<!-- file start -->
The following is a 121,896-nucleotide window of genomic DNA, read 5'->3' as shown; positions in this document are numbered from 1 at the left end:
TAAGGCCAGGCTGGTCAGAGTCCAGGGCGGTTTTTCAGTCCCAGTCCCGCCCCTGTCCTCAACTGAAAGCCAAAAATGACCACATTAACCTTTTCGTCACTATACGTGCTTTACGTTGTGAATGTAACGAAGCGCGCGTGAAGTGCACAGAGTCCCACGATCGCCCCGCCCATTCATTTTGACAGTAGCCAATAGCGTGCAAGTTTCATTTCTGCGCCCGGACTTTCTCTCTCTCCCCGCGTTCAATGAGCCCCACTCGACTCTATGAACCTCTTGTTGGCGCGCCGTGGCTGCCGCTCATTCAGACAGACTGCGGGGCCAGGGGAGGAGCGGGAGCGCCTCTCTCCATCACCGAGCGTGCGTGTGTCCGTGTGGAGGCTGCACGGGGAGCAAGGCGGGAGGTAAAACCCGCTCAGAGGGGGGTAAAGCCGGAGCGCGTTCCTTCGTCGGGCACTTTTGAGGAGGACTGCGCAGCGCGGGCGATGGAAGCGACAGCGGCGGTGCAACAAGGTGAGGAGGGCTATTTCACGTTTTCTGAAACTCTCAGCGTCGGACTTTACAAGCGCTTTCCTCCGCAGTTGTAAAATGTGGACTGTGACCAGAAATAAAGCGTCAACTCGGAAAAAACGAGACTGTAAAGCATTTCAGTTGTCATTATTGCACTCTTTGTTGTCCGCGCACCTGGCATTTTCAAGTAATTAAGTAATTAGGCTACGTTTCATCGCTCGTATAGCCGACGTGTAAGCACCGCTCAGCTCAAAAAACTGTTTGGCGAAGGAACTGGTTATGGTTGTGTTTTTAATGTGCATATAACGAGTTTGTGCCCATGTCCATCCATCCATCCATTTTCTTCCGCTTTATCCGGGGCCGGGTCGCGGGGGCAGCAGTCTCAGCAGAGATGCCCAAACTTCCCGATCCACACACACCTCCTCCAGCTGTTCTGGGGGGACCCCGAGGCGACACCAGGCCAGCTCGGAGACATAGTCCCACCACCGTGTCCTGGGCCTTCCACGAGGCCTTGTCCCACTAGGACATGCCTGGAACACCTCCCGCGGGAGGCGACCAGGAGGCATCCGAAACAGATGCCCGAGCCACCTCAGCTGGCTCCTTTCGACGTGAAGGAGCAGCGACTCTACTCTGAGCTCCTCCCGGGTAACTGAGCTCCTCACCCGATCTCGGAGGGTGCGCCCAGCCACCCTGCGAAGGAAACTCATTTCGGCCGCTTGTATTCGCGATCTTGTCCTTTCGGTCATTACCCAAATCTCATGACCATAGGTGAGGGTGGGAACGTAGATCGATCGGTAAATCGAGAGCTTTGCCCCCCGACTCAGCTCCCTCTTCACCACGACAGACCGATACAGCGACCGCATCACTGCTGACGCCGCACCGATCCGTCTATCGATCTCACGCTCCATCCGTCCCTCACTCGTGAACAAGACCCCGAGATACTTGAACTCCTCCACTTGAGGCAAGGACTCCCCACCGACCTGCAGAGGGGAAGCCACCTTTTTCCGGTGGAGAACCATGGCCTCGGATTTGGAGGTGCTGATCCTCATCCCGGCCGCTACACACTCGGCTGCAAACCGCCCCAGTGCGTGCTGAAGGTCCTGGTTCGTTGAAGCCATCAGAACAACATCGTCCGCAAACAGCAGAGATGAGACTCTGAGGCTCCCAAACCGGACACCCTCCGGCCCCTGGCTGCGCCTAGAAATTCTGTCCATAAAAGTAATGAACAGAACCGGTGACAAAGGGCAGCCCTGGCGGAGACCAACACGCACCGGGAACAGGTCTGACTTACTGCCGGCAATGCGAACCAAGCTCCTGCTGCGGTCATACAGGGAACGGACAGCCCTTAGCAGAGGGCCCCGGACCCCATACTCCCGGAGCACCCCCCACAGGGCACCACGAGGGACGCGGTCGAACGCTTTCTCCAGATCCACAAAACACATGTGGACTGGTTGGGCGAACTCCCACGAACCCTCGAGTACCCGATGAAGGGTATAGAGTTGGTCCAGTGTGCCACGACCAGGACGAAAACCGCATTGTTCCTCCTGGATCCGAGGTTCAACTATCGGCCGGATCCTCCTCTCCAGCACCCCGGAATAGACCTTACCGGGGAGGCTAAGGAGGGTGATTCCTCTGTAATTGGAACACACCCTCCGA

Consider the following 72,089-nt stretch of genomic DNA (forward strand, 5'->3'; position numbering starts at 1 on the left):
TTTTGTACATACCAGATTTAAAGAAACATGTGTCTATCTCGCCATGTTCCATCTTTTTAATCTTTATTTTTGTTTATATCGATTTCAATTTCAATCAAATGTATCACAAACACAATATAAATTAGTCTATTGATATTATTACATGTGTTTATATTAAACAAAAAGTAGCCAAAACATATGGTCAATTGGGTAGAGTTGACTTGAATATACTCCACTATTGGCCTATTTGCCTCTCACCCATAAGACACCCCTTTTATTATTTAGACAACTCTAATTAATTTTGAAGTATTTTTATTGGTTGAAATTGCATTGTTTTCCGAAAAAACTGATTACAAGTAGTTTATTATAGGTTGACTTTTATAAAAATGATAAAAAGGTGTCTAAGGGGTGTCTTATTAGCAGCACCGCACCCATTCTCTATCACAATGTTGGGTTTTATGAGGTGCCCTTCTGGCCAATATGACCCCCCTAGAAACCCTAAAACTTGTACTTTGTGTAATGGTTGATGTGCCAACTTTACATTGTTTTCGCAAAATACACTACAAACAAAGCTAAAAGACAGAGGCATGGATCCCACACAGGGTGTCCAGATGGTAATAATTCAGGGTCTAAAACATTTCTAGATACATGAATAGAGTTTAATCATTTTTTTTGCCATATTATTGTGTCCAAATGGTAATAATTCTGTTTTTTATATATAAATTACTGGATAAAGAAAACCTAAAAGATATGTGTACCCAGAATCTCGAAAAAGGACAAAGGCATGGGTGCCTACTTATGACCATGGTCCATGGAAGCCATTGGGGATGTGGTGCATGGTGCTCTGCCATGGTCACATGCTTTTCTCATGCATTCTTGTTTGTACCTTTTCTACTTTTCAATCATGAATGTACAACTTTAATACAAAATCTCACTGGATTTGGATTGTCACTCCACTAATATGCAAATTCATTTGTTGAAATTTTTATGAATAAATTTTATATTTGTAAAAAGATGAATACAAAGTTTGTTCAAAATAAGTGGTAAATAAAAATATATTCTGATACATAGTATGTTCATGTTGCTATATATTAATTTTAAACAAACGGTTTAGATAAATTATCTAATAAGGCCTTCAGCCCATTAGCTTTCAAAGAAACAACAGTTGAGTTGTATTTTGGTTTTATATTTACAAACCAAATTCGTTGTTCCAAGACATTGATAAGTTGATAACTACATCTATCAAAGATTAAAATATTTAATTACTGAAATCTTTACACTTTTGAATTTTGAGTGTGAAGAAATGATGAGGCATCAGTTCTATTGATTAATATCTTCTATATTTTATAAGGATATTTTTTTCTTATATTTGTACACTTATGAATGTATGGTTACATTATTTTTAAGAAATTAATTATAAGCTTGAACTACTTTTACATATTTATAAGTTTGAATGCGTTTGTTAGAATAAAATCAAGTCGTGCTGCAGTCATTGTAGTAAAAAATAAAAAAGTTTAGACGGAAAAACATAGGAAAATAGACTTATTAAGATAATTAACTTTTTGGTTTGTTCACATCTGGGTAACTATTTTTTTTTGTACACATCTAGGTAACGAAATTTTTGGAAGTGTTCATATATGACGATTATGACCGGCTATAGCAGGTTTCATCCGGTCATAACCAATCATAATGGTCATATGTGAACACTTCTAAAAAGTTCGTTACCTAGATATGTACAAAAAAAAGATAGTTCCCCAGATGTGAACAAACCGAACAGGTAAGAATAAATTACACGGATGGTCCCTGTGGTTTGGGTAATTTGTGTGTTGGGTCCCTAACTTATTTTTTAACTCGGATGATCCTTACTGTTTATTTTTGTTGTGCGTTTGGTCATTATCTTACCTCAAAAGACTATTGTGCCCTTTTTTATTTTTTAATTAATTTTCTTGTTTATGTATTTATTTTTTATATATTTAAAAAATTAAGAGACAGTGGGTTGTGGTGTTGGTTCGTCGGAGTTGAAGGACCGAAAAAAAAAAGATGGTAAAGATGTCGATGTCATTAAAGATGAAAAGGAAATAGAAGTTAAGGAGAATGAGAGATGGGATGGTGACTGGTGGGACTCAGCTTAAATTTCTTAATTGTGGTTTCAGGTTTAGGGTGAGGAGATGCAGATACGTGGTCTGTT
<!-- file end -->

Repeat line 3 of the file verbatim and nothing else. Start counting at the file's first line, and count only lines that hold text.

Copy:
Consider the following 72,089-nt stretch of genomic DNA (forward strand, 5'->3'; position numbering starts at 1 on the left):